The New Yorker, Aug. 9 and 16, 2004.

"A ray of light: the Grail is fully radiant. A dove floats down from the dome above.” These are Richard Wagner’s stage directions for the maximally transcendent final moments of “Parsifal,” his last opera. Christoph Schlingensief’s production at the Bayreuth Festival last week gave us instead two dead rabbits, their rotting bodies intertwined, their images projected on a screen above the stage. We then saw a sped-up film of one rabbit decomposing, its body frothing as the maggots did their work. I’ve seen a lot of stupid, repulsive, irritating, befuddling, and boring things on opera stages over the years, but Schlingensief’s dead-rabbit climax was something new: for the first time, I left a theatre feeling, like, ready to hurl.

The trouble with this sort of provocation is that if you criticize it, even with an involuntary emetic reflex, you end up playing a role that the instigator has written for you. You are cast as the reactionary, the sentimentalist, the sort of person who requires a kitschy white dove, as if white doves and rotting rabbits were the only options. You are suspected of harboring Fascist tendencies. When Endrik Wottrich, the tenor who sang Parsifal, disavowed Schlingensief’s attempt to transplant the action to Namibia, the director accused him of having uttered racist slurs. No matter that the staging was full of hackneyed “darkest Africa” imagery, with several singers done up in inky blackface; the provocateur will always have the upper hand against the provoked.

Gary Freedman said...

The complete Alex Ross article is at:

http://www.therestisnoise.com/2004/08/emparsifalem_at.html

Gary Freedman said...

Significant Moments

No doubt, the taboo of a mother-representative goddess figure has several determining causes but the slow process of alienation was certainly due to the chief cause to which other factors later contributed. This primary cause was the relation to the soil, the land, and that early bitter disappointment produced by its aridity resulting in famine. . . .

The relation of a people to the soil is pattern forming in the same way that an individual is related to the mother. It is the mother who feeds the infant. . . .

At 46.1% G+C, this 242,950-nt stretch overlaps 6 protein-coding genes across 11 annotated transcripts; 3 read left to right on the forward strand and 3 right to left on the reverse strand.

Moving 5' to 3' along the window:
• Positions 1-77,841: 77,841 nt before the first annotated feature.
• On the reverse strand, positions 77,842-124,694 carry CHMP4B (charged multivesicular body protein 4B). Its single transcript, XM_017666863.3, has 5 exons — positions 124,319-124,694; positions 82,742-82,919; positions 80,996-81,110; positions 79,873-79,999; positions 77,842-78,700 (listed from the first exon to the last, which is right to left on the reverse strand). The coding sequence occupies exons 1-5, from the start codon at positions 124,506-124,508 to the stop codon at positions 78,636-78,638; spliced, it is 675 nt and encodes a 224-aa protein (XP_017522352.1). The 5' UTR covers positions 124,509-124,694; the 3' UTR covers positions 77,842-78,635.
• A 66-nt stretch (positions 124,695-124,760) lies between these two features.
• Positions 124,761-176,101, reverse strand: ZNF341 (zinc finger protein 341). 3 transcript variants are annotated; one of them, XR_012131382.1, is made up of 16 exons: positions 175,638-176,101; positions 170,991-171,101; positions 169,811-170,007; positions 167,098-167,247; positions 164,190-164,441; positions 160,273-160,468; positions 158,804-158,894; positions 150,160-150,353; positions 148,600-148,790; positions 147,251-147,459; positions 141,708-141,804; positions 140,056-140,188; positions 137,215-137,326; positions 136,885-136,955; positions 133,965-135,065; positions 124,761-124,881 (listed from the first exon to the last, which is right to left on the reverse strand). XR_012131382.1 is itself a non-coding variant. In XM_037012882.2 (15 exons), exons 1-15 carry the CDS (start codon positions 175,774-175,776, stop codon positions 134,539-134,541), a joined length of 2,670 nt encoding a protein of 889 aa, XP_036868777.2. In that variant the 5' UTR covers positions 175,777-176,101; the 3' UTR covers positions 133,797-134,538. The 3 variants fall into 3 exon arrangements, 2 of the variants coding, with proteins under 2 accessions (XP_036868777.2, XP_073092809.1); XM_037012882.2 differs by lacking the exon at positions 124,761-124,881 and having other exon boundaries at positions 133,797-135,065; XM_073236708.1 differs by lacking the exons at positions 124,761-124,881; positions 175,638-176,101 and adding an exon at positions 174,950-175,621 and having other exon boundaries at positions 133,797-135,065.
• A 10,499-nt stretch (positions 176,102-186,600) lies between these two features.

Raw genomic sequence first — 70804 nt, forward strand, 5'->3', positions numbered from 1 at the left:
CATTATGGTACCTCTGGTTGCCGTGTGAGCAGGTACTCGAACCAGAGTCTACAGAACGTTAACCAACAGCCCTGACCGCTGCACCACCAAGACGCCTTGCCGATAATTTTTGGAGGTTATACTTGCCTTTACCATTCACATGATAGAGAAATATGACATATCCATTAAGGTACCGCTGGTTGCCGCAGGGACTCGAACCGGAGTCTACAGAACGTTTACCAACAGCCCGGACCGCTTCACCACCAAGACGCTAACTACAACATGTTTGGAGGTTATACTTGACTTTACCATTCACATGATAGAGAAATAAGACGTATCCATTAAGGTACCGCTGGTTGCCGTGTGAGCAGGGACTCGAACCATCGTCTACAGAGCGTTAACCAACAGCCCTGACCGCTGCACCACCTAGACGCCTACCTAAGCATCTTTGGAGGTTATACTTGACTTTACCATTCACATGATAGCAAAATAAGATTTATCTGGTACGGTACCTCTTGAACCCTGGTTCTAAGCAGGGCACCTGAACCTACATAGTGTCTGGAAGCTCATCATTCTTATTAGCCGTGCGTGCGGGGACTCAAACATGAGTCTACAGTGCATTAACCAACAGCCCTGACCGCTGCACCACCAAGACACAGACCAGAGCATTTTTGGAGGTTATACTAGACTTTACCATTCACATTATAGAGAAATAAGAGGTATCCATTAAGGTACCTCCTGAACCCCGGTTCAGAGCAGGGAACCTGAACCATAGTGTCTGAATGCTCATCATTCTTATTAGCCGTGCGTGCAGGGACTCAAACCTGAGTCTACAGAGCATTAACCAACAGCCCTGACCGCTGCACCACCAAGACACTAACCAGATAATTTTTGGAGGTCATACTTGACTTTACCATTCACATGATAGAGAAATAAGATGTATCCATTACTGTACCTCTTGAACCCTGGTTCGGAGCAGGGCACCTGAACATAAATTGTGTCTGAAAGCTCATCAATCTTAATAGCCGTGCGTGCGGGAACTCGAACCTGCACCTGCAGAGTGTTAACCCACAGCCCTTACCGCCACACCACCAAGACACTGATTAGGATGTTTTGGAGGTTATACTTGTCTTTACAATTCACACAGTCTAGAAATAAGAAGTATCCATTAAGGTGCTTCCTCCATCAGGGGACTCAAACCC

The Hebrews daydreamed of Canaan, promised to them as a Lady Bountiful, as a country overflowing with milk and honey. Here was the picture of a freely giving foster-Mother, of the "good earth" in contrast to the original land that had become parsimonious and mean. . . .

[T]he bitter experience of that earliest period, the drying up of the soil of their original homeland, did not prevent those tribes from forming and worshipping
the figure of a mother-goddess, but the repercussions of that primal experience led to an ambivalent attitude toward her, to an inherited vacillation between attraction and repulsion. This conflict of opposite forces resulted finally in the removal and
the taboo of a mother-goddess.
Theodor Reik, Curiosities of the Self.

Gary Freedman said...

Significant Moments

The apparent reliving of a lost past in terms of grasping at the illusion of ecstasy can only represent a falsification of memory for the purpose of defence. And the dry, brittle memories of an emotionally arid childhood are as fearsome as those of more openly violent abuse.
J. Moussaieff Masson and T. C. Masson, Buried Memories on the Acropolis: Freud’s Response to Mysticism and Anti-Semitism.

Parag said...

Etosha national park in northern Namibia is one of the largest wild game preserves on the African continent. It provides one of the best wildlife viewing opportunities in Africa. Etosha wildlife consists mainly African big five supported by other species of animals.